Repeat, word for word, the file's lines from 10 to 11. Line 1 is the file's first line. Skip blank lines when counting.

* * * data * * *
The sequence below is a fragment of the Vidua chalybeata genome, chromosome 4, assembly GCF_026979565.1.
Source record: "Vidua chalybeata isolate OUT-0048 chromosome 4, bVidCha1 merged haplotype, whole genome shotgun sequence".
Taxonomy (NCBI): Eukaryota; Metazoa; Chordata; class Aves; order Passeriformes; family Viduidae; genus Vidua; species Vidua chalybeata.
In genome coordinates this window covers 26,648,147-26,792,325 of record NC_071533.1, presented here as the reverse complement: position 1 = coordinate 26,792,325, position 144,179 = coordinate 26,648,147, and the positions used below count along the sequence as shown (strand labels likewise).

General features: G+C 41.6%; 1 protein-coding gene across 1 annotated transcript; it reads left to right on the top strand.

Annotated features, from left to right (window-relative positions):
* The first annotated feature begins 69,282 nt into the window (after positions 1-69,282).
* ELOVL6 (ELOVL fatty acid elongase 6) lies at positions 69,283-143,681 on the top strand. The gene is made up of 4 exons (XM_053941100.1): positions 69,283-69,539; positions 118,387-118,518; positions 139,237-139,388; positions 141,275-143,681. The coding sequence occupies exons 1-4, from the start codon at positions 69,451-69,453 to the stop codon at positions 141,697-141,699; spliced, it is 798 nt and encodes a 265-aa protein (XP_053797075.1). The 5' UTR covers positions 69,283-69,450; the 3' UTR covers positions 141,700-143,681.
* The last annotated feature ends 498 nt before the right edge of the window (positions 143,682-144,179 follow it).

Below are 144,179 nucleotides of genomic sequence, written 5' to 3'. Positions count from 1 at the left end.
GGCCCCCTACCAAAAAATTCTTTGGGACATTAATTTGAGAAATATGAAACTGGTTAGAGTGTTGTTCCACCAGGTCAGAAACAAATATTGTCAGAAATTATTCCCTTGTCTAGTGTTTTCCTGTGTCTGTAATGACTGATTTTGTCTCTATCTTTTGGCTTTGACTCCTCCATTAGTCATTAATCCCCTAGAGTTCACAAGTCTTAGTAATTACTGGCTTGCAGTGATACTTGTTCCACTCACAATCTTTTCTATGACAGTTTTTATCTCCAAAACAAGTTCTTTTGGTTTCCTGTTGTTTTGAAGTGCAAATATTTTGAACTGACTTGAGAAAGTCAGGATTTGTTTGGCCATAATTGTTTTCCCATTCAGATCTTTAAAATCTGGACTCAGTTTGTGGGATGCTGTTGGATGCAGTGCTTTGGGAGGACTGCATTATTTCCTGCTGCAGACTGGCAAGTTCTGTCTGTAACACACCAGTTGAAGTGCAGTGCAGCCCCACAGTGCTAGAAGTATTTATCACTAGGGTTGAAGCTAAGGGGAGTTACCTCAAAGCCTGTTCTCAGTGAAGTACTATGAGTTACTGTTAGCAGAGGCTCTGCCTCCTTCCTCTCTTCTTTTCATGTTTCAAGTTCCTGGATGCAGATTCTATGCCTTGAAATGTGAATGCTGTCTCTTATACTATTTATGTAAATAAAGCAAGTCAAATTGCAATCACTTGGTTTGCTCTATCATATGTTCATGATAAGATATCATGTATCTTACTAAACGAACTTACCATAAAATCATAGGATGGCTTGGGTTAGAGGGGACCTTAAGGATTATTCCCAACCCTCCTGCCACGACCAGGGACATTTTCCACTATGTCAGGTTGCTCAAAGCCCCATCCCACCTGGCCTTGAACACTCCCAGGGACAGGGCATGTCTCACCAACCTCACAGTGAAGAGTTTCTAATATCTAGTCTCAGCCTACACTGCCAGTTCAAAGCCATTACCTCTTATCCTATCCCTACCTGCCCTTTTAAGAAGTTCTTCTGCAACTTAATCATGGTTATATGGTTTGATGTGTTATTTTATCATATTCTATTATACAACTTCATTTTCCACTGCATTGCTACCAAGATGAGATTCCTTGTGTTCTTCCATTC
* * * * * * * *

Below are 144,179 nucleotides of genomic sequence, written 5' to 3'. Positions count from 1 at the left end.
GGCCCCCTACCAAAAAATTCTTTGGGACATTAATTTGAGAAATATGAAACTGGTTAGAGTGTTGTTCCACCAGGTCAGAAACAAATATTGTCAGAAATTATTCCCTTGTCTAGTGTTTTCCTGTGTCTGTAATGACTGATTTTGTCTCTATCTTTTGGCTTTGACTCCTCCATTAGTCATTAATCCCCTAGAGTTCACAAGTCTTAGTAATTACTGGCTTGCAGTGATACTTGTTCCACTCACAATCTTTTCTATGACAGTTTTTATCTCCAAAACAAGTTCTTTTGGTTTCCTGTTGTTTTGAAGTGCAAATATTTTGAACTGACTTGAGAAAGTCAGGATTTGTTTGGCCATAATTGTTTTCCCATTCAGATCTTTAAAATCTGGACTCAGTTTGTGGGATGCTGTTGGATGCAGTGCTTTGGGAGGACTGCATTATTTCCTGCTGCAGACTGGCAAGTTCTGTCTGTAACACACCAGTTGAAGTGCAGTGCAGCCCCACAGTGCTAGAAGTATTTATCACTAGGGTTGAAGCTAAGGGGAGTTACCTCAAAGCCTGTTCTCAGTGAAGTACTATGAGTTACTGTTAGCAGAGGCTCTGCCTCCTTCCTCTCTTCTTTTCATGTTTCAAGTTCCTGGATGCAGATTCTATGCCTTGAAATGTGAATGCTGTCTCTTATACTATTTATGTAAATAAAGCAAGTCAAATTGCAATCACTTGGTTTGCTCTATCATATGTTCATGATAAGATATCATGTATCTTACTAAACGAACTTACCATAAAATCATAGGATGGCTTGGGTTAGAGGGGACCTTAAGGATTATTCCCAACCCTCCTGCCACGACCAGGGACATTTTCCACTATGTCAGGTTGCTCAAAGCCCCATCCCACCTGGCCTTGAACACTCCCAGGGACAGGGCATGTCTCACCAACCTCACAGTGAAGAGTTTCTAATATCTAGTCTCAGCCTACACTGCCAGTTCAAAGCCATTACCTCTTATCCTATCCCTACCTGCCCTTTTAAGAAGTTCTTCTGCAACTTAATCATGGTTATATGGTTTGATGTGTTATTTTATCATATTCTATTATACAACTTCATTTTCCACTGCATTGCTACCAAGATGAGATTCCTTGTGTTCTTCCATTC